If the unusually high number of brush fire concerns in recent weeks wasn’t any indication, western Massachusetts could desperately use some rain.  Not just a scattered shower overnight…but a good, day-long soaking rain.  It appears that type of weather may be coming by this upcoming weekend.

The image below depicts a 48-hour rainfall total from Friday night to Sunday night.  An upper-level trough will be spawning an area of low pressure that will ride right up the Atlantic coastline over the weekend, according to this particular long-range computer model.  Even better news, the other two common long-range computer models (for weather one week out) are in agreement with a soaking rain on tap for western Massachusetts several days from now.

Western Massachusetts, colored in purple, is currently forecasted for at least 2 inches of rain over a two-day period for Saturday and Sunday.  A rain like that will bring our April precipitation totals back to normal, perhaps even slightly above normal for the month and cut into our 2012 deficit.  January, February, and March all had below-normal precipitation totals (a combined 3.79 inches below average)

“Goodnight, Irene”
April 14, 2012

By Meteorologist Mike Skurko

After causing more than $15 billion in damage and 47 fatalities in the United States, “Irene” has been officially retired from list of tropical storm names, the World Meteorological Organization’s hurricane committee announced earlier this week.

Irene becomes the ninth “I” name to be retired, and is the only retiree for 2011.  It will be replaced by the name Irma beginning in 2017.

The World Meteorological Organization rotates through a list of names every six years.  Each list goes in order from A to W…skipping over the letters Q, U, X, Y, and Z (can you think of six names that begin with each of those letters?).  The names also alternate between male and female names…both as the storms occur through the year (Alberto, Beryl, Chris, Debbie, etc.) and for the same letter from year-to-year.  For example, 2011’s “Irene” will be followed by “Isaac” in 2012, and then back to a female “Ingrid” in 2013.

Relatively speaking, Irene was a “weaker” retiree compared to other names to bow down.  Of the 76 storm names to be retired, Irene only ranked 47th in lowest central pressure (942mb) and 59th in peak wind speed (120 mph).  However, its $15.6 billion ranked 7th all-time in total damages, primarily due to hitting a larger number of heavily populated areas in the eastern U.S.

So, a storm named Irene will never occur again…let’s hand the mic to Eric Clapton to say “Goodnight, Irene”

Weather may cause spike in ice cream prices
April 8, 2012

By Meteorologist Mike Skurko

You may need to pay more for a scoop of your favorite vanilla ice cream soon.  Poor weather conditions for two of the world’s largest vanilla producers – Mexico and India – have caused the number of crops to significantly drop.  In Mexico, production has fallen nearly 90% in the past year.

As a result, many vanilla orders have been sent to Madagascar, which is now able to hold a monopoly on the product.  The labor-intensive process of vanilla first being planted, to being in its final product can take up to six years.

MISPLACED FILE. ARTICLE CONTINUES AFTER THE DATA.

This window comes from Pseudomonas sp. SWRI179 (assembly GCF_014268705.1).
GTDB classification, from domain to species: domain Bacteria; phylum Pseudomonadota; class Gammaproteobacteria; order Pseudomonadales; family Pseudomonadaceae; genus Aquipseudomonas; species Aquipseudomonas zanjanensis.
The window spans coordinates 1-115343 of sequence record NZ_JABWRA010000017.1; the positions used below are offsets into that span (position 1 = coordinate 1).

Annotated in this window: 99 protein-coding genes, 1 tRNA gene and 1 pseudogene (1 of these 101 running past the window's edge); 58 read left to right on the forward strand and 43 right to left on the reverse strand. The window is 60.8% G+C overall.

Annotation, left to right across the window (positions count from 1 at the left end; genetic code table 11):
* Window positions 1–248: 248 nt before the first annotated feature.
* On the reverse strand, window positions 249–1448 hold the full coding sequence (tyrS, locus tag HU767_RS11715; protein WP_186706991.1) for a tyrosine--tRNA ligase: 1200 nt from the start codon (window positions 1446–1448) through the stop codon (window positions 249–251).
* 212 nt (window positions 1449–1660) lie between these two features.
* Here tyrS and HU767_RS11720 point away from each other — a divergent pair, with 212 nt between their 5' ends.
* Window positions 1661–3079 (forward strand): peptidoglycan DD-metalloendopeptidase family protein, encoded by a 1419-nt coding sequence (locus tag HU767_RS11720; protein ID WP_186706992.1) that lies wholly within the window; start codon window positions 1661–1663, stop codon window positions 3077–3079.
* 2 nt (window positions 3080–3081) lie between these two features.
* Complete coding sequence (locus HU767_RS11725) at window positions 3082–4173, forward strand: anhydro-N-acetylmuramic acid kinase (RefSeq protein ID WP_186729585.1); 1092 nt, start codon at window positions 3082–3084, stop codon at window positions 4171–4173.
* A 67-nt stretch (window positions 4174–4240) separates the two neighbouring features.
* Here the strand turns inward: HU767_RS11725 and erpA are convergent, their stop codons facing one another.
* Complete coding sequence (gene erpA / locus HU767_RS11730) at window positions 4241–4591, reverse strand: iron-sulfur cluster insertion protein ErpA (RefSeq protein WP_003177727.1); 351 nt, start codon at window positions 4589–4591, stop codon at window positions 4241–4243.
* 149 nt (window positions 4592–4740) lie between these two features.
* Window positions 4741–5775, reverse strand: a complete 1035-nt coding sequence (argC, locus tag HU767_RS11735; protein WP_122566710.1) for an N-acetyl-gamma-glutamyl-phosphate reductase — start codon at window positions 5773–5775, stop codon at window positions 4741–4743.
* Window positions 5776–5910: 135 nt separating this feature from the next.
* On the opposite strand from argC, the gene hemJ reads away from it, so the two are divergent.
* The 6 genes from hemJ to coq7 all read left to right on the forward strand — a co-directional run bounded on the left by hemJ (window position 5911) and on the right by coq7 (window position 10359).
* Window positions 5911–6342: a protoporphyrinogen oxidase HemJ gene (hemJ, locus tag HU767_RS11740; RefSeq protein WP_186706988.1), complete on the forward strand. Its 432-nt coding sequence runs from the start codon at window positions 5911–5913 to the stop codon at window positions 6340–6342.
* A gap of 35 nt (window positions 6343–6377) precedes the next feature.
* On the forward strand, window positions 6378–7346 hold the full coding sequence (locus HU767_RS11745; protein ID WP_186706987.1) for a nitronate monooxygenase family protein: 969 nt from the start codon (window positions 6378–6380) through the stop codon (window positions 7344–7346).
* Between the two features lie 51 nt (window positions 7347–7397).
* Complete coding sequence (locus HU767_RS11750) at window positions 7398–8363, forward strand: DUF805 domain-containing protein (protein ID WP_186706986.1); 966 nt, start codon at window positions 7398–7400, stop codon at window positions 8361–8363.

Wholesale prices of vanilla have risen 20% in the last two months, and experts believe it will continue rising.  That will eventually cause those production costs to be passed on to consumers.  A study released in the last few days estimates that the result may be a 10% increase in ice cream prices for the summer.



Masters Meteorology
April 7, 2012

By Meteorologist Mike Skurko

My two favorite things to read about are golf and weather…and on a rare occasion they combine into one story.  Such is the following article from Golf Digest’s Masters preview issue.  The article titled “Swirling Down The Drain” discusses the complex, swirling wind that makes Augusta National’s famed par-3 12th hole one of the most interesting and crucial holes during the tournament…and how even the champions endlessly search for clues as to which way the wind blows.


Weather & the NCAA Basketball Championship
April 1, 2012

By Meteorologist Mike Skurko

It successfully predicted the Cardinals seven-game victory over the Rangers in the World Series back in October.  It successfully predicted the Giants victory over the Patriots in the Super Bowl in February.  So let’s get it going again…here’s a look at who the “WX factor” favors in the NCAA Men’s Basketball Championship tomorrow night.

The Kentucky Wildcats have a 7-3 record in the championship game (.700 winning percentage).  Their opponent, the Kansas Jayhawks, come from a warmer, drier climate.  Unfortunately for Kentucky, their championship record significantly drops to a measly 2-3 against teams from warmer, drier climates (.400 winning percentage).  All three of their championship losses also came to warmer, drier college towns.

For the Kansas Jayhawks, they have a 3-5 record in the championship game (.375 wining percentage).  Kentucky comes from a cooler, wetter climate…and Kansas’ record against such towns is 1-2 in the championship (.333 winning percentage).

Based on this, it appears that Kentucky has struggled more against the warmer, drier towns…whereas Kansas has stayed pretty close to the same overall winning percentage against their cooler, wetter opponents.  In fact, Kansas’ winning percentage is exactly the same (.333) for opponents strictly from wetter climates (a 2-4 record).

While neither team seems to have a major advantage in the “WX factor”, it appears Kentucky has a more noteworthy disadvantage.  Based on that, we’ll go with the Kansas Jayhawks as the 2012 NCAA Men’s Basketball Champion tomorrow night.